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Ghana – The official language of Ghana is English, but there are several other languages sponsored by the government that are spoken in different regions, including Akan, Ewe, Ga, and Dagaaba. Ghana is considered an Emerging Economy and derives much of its economic output from production of cocoa and gold. Approximately 70% of Ghana’s population is Christian, with most of these belonging to various Pentecostal and Protestant denominations. Ghana is home to an LDS temple in the capital city of Accra and a relatively robust LDS population. About 17% of the population is Muslim, while another 10% practice traditional indigenous religions or no religion at all. The culture of Ghana especially manifests itself in clothing – the kente cloth is used to make a variety of clothing, with different colors and symbols having different meanings and being used for a variety of social and religious events. Azonto and Kpanlogo music are popular, as well as Hiplife (Ghanian hip-hop). Soccer is the country’s most popular sport, with the national team being one of the more successful teams from Africa in international play. The country has one of Africa’s best health systems, and a literacy rate of slightly above 70%. Cassava, millet, yam, corn, and beans are commonly eaten foods in the country, and most meals are served with stews or soups that use a wide variety of meat, seafood, or vegetables. Red Red (bean stew and fried plantains) and meat kebabs are also popular.
The LDS church in Ghana is steadily growing. Starting in 1969 a group of Christians started calling themselves Mormons and subscribed to the Book of Mormon and the teachings of the LDS church. It wasn’t until 1978 however that missionaries came to officiate ordinances for members and official congregations were organized. As of 2012, around 48,500 members were recorded in Ghana. Accra houses a Missionary Training Center and Ghana’s only temple.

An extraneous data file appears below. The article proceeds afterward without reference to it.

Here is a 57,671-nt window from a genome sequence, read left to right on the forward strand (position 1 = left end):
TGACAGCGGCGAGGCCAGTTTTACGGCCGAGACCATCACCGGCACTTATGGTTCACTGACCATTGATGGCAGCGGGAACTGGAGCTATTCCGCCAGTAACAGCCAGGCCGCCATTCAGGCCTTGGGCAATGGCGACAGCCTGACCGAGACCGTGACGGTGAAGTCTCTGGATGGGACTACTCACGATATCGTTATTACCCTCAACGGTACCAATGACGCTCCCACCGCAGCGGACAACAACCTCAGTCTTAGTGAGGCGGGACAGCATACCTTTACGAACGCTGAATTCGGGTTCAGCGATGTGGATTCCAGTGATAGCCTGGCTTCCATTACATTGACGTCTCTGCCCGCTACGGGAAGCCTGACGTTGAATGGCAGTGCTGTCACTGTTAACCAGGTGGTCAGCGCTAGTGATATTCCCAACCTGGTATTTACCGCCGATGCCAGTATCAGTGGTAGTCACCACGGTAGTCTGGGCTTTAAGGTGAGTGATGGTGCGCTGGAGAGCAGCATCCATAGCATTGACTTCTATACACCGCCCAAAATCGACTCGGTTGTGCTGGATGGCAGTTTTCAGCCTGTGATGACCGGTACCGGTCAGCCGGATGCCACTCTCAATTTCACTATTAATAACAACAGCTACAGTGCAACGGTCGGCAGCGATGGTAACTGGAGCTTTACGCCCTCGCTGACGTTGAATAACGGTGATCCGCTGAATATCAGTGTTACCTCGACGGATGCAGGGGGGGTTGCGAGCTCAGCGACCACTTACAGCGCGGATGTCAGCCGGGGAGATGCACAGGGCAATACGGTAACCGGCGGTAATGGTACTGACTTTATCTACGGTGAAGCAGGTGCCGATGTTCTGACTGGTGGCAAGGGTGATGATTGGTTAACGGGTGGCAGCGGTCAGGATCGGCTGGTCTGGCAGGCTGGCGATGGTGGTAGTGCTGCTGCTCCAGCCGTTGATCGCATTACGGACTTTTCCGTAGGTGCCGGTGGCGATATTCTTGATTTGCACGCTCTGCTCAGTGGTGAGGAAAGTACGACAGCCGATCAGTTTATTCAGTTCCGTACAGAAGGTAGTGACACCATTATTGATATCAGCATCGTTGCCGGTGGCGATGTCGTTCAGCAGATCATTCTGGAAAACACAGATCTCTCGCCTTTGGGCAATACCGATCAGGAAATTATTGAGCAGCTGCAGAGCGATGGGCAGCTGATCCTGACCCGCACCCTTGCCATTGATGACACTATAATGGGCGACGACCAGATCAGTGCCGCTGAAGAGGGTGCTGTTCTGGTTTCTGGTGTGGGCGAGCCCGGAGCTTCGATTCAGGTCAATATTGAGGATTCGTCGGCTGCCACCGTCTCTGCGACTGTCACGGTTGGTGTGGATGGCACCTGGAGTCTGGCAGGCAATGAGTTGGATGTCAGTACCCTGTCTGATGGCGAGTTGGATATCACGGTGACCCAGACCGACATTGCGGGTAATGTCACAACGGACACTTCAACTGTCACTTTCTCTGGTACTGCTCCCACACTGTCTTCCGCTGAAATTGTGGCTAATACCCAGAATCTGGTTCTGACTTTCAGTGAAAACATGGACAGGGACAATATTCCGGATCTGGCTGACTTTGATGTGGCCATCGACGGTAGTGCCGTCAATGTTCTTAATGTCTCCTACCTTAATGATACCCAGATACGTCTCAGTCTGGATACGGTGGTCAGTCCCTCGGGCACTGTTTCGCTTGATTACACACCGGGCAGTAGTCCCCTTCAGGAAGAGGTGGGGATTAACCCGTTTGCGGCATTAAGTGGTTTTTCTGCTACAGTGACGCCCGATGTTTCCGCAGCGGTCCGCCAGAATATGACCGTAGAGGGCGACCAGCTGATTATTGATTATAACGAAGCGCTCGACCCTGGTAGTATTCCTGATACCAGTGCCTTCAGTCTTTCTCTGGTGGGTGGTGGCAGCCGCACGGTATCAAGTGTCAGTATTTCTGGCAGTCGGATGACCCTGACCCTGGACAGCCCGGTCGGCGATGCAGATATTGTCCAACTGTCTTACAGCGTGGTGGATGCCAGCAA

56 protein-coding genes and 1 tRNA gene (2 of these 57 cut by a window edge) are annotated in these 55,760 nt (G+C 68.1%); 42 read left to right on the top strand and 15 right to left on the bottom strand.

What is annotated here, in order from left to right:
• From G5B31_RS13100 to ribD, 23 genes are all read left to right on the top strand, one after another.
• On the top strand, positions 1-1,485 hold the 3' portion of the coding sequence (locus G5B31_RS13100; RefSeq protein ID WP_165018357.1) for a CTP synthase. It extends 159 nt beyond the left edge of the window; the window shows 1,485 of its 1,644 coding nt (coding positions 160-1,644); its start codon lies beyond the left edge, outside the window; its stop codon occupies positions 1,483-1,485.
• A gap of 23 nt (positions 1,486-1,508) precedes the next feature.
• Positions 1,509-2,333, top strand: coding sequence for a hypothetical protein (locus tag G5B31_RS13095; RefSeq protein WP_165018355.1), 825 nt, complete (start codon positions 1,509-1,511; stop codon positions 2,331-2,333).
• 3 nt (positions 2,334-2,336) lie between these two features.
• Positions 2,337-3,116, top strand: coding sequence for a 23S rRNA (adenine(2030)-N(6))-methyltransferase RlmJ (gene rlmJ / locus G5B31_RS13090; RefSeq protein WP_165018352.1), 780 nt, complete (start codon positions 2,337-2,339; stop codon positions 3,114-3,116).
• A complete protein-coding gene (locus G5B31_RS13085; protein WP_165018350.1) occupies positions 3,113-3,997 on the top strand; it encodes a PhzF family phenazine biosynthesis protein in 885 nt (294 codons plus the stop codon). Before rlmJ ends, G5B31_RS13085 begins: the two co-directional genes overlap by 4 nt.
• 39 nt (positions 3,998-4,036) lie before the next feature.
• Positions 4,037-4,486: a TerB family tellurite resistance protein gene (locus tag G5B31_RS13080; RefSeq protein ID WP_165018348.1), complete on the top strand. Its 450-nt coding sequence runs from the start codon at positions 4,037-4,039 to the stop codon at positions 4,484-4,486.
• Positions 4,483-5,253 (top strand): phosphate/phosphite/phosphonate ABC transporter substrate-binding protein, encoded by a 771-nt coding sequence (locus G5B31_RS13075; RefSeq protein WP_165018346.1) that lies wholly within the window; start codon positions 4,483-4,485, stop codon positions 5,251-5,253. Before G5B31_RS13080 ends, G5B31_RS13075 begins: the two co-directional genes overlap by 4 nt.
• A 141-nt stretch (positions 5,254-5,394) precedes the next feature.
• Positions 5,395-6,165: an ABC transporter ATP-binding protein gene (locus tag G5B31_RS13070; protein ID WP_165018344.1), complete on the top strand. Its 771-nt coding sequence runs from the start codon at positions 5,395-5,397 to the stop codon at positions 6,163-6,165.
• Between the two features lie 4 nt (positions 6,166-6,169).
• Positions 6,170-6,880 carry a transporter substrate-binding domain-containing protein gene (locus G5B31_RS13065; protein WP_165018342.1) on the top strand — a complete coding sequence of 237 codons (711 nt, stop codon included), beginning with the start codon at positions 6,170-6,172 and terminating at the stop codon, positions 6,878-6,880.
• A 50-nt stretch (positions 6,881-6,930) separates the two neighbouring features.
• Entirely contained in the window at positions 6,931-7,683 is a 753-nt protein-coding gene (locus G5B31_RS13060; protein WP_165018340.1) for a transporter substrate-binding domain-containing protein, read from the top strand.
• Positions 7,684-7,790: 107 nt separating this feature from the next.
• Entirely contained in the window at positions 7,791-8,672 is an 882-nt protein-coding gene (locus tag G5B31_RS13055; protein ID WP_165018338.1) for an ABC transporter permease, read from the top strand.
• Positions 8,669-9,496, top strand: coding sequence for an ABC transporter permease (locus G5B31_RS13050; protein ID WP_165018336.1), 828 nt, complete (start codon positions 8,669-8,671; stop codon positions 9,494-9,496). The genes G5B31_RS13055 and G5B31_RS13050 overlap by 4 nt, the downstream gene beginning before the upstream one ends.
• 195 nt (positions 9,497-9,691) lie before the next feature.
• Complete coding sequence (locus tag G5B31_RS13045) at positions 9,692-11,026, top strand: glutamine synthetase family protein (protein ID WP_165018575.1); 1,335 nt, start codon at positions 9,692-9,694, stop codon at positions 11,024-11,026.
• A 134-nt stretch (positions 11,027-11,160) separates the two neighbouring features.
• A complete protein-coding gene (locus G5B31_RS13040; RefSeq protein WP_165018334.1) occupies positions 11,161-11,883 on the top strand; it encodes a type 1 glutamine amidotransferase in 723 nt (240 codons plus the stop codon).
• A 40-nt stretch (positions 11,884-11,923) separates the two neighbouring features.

People in Ghana eat a lot of various types of stew, often made with chicken or other meat. When eating the stew they often use Fufu, a type of starchy dough. They tear off a piece from the main lump of fufu and dip it into the stew. Ghanese food often involves eating with fingers. On the streets vendors sell other local favorites like plantain chips, yams, nuts and fish. Cassava, millet, yam, corn, and beans are commonly eaten foods in the country, and most meals are served with stews or soups that use a wide variety of meat, seafood, or vegetables. Red Red (bean stew and fried plantains) and meat kebabs are also popular.
In Ghana public buses are a major mode of transportation. There are also mini-buses called Tro-Tros that are available for transportation. The vehicle itself may only seat about ten people but usually the driver will squeeze in as many passengers as he or she can. Often a child will sit on the bus and shout out the upcoming stops and collect money from passengers. There are also a lot of motorbikes in the city.
A major safety concern in Ghana is the threat of Malaria via mosquitos. To combat the effects of Malaria, a daily antibiotic is given to the missionaries. Apart from that, Ghana isn’t known to be a particularly violent or dirty city and mission-handbook safety regulations should be followed at the discretion of the mission President.
Greetings are of high importance in Ghana. In fact, there is a customary handshake that missionaries learn from locals when they arrive. Most interpersonal exchanges take place with the right hand. The left is considered rude when used to make gestures or indications.
Twi, a popular Akan dialect – Woho te-sain (How are you?) Me ho ye. (I’m fine)
When mailing letters and packages to missionaries in Ghana, note that biological substances are not permitted, along with jewelry and precious metals. One ounce letters can be sent with a 98 cent postal stamp. A flat rate envelope, which contains up to 4 pounds of approved mail, can be sent from the post office starting at 45 dollars. Flat rate packages weighing up to 20 pounds start at 80 dollars.
Fourth Circular Rd. Coco Palm #1
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